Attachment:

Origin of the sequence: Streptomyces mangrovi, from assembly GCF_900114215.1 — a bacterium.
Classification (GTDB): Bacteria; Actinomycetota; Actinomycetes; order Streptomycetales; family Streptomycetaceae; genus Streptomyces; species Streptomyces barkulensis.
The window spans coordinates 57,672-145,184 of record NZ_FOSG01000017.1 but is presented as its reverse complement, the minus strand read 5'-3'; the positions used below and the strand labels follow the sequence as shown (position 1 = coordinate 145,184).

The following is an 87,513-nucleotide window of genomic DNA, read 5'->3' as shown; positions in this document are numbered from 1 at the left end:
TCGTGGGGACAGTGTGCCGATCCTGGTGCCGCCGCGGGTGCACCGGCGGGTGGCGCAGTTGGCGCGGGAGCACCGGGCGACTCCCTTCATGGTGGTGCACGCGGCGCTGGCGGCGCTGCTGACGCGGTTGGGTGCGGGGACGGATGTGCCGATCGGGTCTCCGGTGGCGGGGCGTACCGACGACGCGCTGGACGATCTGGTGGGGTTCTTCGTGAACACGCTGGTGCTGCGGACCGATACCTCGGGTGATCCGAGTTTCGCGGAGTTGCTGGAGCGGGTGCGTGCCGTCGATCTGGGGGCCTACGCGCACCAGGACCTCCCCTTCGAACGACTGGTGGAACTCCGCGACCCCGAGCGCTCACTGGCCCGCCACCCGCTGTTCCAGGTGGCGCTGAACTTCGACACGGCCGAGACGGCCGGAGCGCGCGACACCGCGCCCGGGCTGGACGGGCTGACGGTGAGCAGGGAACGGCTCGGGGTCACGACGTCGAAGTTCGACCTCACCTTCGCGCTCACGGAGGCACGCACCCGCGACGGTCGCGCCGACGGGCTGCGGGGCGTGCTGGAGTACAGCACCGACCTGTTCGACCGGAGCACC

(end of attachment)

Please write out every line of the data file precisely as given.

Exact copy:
Origin of the sequence: Streptomyces mangrovi, from assembly GCF_900114215.1 — a bacterium.
Classification (GTDB): Bacteria; Actinomycetota; Actinomycetes; order Streptomycetales; family Streptomycetaceae; genus Streptomyces; species Streptomyces barkulensis.
The window spans coordinates 57,672-145,184 of record NZ_FOSG01000017.1 but is presented as its reverse complement, the minus strand read 5'-3'; the positions used below and the strand labels follow the sequence as shown (position 1 = coordinate 145,184).

The following is an 87,513-nucleotide window of genomic DNA, read 5'->3' as shown; positions in this document are numbered from 1 at the left end:
TCGTGGGGACAGTGTGCCGATCCTGGTGCCGCCGCGGGTGCACCGGCGGGTGGCGCAGTTGGCGCGGGAGCACCGGGCGACTCCCTTCATGGTGGTGCACGCGGCGCTGGCGGCGCTGCTGACGCGGTTGGGTGCGGGGACGGATGTGCCGATCGGGTCTCCGGTGGCGGGGCGTACCGACGACGCGCTGGACGATCTGGTGGGGTTCTTCGTGAACACGCTGGTGCTGCGGACCGATACCTCGGGTGATCCGAGTTTCGCGGAGTTGCTGGAGCGGGTGCGTGCCGTCGATCTGGGGGCCTACGCGCACCAGGACCTCCCCTTCGAACGACTGGTGGAACTCCGCGACCCCGAGCGCTCACTGGCCCGCCACCCGCTGTTCCAGGTGGCGCTGAACTTCGACACGGCCGAGACGGCCGGAGCGCGCGACACCGCGCCCGGGCTGGACGGGCTGACGGTGAGCAGGGAACGGCTCGGGGTCACGACGTCGAAGTTCGACCTCACCTTCGCGCTCACGGAGGCACGCACCCGCGACGGTCGCGCCGACGGGCTGCGGGGCGTGCTGGAGTACAGCACCGACCTGTTCGACCGGAGCACC